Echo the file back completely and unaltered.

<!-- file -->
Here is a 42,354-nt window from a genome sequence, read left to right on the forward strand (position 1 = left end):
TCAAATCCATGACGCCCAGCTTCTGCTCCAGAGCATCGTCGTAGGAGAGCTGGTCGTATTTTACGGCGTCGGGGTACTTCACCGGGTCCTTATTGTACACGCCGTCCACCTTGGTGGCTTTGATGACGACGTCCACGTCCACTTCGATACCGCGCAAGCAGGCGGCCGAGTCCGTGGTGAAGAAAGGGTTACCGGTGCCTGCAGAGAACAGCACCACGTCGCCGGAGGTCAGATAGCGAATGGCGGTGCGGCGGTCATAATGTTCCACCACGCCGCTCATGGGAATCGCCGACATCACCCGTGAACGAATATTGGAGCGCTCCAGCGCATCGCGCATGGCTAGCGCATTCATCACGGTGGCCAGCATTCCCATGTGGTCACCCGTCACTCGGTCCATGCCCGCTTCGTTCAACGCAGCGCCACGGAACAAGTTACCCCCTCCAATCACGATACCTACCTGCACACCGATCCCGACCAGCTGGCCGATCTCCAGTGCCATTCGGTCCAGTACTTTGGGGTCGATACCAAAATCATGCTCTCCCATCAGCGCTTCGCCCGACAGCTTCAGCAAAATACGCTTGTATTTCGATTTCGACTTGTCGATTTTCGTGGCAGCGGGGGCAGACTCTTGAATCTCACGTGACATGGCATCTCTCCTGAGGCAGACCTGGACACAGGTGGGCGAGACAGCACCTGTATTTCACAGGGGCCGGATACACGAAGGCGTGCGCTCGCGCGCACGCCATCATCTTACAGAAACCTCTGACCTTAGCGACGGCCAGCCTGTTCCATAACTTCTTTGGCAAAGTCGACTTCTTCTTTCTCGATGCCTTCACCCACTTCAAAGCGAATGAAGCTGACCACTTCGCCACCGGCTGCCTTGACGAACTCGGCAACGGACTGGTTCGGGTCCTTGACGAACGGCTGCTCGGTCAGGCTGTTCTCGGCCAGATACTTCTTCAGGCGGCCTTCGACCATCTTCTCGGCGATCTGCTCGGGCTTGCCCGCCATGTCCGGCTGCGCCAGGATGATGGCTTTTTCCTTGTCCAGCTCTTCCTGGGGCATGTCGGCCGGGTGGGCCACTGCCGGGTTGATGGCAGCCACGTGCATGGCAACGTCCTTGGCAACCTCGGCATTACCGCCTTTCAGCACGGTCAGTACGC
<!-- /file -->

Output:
Here is a 42,354-nt window from a genome sequence, read left to right on the forward strand (position 1 = left end):
TCAAATCCATGACGCCCAGCTTCTGCTCCAGAGCATCGTCGTAGGAGAGCTGGTCGTATTTTACGGCGTCGGGGTACTTCACCGGGTCCTTATTGTACACGCCGTCCACCTTGGTGGCTTTGATGACGACGTCCACGTCCACTTCGATACCGCGCAAGCAGGCGGCCGAGTCCGTGGTGAAGAAAGGGTTACCGGTGCCTGCAGAGAACAGCACCACGTCGCCGGAGGTCAGATAGCGAATGGCGGTGCGGCGGTCATAATGTTCCACCACGCCGCTCATGGGAATCGCCGACATCACCCGTGAACGAATATTGGAGCGCTCCAGCGCATCGCGCATGGCTAGCGCATTCATCACGGTGGCCAGCATTCCCATGTGGTCACCCGTCACTCGGTCCATGCCCGCTTCGTTCAACGCAGCGCCACGGAACAAGTTACCCCCTCCAATCACGATACCTACCTGCACACCGATCCCGACCAGCTGGCCGATCTCCAGTGCCATTCGGTCCAGTACTTTGGGGTCGATACCAAAATCATGCTCTCCCATCAGCGCTTCGCCCGACAGCTTCAGCAAAATACGCTTGTATTTCGATTTCGACTTGTCGATTTTCGTGGCAGCGGGGGCAGACTCTTGAATCTCACGTGACATGGCATCTCTCCTGAGGCAGACCTGGACACAGGTGGGCGAGACAGCACCTGTATTTCACAGGGGCCGGATACACGAAGGCGTGCGCTCGCGCGCACGCCATCATCTTACAGAAACCTCTGACCTTAGCGACGGCCAGCCTGTTCCATAACTTCTTTGGCAAAGTCGACTTCTTCTTTCTCGATGCCTTCACCCACTTCAAAGCGAATGAAGCTGACCACTTCGCCACCGGCTGCCTTGACGAACTCGGCAACGGACTGGTTCGGGTCCTTGACGAACGGCTGCTCGGTCAGGCTGTTCTCGGCCAGATACTTCTTCAGGCGGCCTTCGACCATCTTCTCGGCGATCTGCTCGGGCTTGCCCGCCATGTCCGGCTGCGCCAGGATGATGGCTTTTTCCTTGTCCAGCTCTTCCTGGGGCATGTCGGCCGGGTGGGCCACTGCCGGGTTGATGGCAGCCACGTGCATGGCAACGTCCTTGGCAACCTCGGCATTACCGCCTTTCAGCACGGTCAGTACGC